Oscar on the stand: 10 crucial questions
2133 days ago
Eyewitness New's Barry Bateman takes a look at some of the questions, from both the state and the defence, Pistorius might have to answer when he enters the witness box.
1) Why did you not tell the bail court you spoke to Steenkamp shortly before killing her?
In the bail application, Pistorius stated that early on the morning of 14 February he woke up, went on to the balcony to bring "the fan" in, and close the sliding doors, the blinds and the curtains. It was then he claims to have heard a noise in the bathroom.
In his plea explanation submitted on day one of the trial, Pistorius added, "During the early hours of the morning I brought two fans in from the balcony. I had shortly before spoken to Reeva who was in bed beside me."
In the same way defence advocate Barry Roux questioned discrepancies in the first and second statements of neighbours, prosecutor Gerrie Nel is likely to question this important fact.
But is it a case of the accused tailoring his version? Why did he not to mention this in the bail application?
What it seems show is that Pistorius knew his girlfriend was awake at the time he charged at the perceived threat.
2) You claim to be "acutely aware of violent crime being committed by intruders entering homes", and sleep with a firearm under your bed - yet you fell asleep with a balcony door to your bedroom open?
In the bail application, Pistorius stated that he woke up to bring a fan in "and close the sliding doors". Nel will certainly stress that going to sleep at night with a door leading to your bedroom wide open is inconsistent with someone who is so fearful that they keep a loaded weapon an arm's length away as they sleep.
3) Why did you not seek out Steenkamp before investigating the noise?
Five neighbours have testified about waking up in the early hours of the morning after hearing disturbing noises. Among the first things they did was to ask their partners, "did you hear that?".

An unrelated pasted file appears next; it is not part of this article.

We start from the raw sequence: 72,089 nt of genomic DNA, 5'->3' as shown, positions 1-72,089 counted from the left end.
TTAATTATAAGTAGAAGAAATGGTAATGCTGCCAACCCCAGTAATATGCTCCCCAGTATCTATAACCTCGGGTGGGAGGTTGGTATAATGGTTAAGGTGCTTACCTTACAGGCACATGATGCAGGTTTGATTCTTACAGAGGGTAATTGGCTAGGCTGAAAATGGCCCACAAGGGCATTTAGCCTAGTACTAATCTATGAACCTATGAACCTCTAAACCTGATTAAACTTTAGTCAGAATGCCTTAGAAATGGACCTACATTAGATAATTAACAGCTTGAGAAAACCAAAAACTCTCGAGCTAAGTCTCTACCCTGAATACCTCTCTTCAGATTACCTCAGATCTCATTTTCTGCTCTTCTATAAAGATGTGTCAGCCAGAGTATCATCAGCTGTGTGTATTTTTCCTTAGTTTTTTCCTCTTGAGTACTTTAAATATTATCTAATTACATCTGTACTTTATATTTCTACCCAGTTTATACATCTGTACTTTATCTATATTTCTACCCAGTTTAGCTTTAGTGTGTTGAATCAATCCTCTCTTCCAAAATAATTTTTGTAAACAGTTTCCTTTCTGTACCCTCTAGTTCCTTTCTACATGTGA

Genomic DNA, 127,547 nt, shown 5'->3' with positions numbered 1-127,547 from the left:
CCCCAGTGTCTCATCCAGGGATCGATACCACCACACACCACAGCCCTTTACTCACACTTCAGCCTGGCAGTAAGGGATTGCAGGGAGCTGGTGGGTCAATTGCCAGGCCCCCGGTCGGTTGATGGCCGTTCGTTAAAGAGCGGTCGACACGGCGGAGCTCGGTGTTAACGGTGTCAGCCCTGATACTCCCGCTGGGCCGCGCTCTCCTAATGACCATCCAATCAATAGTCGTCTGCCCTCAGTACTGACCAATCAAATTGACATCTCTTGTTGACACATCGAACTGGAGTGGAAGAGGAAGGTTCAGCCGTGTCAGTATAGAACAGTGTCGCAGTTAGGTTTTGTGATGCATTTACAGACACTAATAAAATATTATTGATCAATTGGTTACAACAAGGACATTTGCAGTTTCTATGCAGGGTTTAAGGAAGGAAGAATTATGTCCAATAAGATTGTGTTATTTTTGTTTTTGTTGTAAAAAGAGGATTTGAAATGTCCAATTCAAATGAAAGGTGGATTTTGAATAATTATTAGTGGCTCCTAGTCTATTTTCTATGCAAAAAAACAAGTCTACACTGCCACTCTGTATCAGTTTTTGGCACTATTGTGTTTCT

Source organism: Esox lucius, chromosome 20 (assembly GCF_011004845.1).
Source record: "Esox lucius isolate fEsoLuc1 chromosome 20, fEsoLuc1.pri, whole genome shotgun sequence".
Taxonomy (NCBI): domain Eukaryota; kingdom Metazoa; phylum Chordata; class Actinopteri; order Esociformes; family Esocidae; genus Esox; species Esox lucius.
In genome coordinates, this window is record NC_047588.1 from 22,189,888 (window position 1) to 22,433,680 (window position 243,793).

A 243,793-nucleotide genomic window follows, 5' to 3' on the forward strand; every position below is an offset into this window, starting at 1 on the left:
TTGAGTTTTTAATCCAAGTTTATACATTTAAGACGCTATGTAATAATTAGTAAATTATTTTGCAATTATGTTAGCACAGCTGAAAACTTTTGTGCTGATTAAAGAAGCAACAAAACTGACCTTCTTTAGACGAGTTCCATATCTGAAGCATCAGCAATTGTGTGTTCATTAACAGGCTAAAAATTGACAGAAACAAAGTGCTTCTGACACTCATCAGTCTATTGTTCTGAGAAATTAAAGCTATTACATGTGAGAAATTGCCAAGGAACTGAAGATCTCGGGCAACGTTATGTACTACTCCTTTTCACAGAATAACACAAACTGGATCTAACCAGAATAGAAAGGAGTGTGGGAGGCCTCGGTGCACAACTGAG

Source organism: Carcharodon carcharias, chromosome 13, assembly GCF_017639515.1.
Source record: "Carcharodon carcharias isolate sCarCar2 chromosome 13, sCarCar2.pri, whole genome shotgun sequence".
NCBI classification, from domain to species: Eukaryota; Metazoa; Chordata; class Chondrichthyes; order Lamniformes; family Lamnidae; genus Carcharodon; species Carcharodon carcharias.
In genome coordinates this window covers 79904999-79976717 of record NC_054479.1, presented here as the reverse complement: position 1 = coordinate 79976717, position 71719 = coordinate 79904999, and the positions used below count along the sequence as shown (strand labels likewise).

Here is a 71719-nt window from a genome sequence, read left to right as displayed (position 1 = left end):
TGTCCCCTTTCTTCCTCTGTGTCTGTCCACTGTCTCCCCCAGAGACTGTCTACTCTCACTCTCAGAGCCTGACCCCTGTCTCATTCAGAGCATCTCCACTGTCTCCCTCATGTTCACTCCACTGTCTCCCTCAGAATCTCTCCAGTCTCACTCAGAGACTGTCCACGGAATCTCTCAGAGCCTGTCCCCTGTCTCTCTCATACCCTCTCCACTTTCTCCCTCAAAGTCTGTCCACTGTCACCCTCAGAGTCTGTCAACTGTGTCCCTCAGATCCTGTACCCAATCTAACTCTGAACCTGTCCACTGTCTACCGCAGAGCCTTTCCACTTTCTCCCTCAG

Pistorius has provided no indication that he even attempted to establish the whereabouts of Steenkamp before arming himself and approaching the perceived threat. His recent inclusion in his plea explanation that he had spoken to Steenkamp before collecting the fans outside makes this question pertinent.
Why not ask your partner, whom you'd just spoken to, did you hear that? Her lack of response would surely have led to the discovery that she had left the bedroom.
4) How long did it take you to arm yourself, storm the threat and open fire?
This will seek to establish a timeline of events and test whether Pistorius's version is believable. Pistorius says Steenkamp must have gone to the bathroom. In the bail application Roux put it on record that the autopsy finding that Steenkamp had an empty bladder is consistent with someone who had relieved themself. The athlete states in his plea explanation that once he closed all the doors, blinds and curtains, he "heard the bathroom window sliding open".
Is Pistorius saying that in the time it took him to arm himself, charge down the passage, peak in to the bathroom and open fire that Steenkamp opened the window, entered the toilet cubicle, relieved herself and put her pants back on before he opened fire?
5) How did you so quickly reach the conclusion that "it could have been Reeva in the toilet".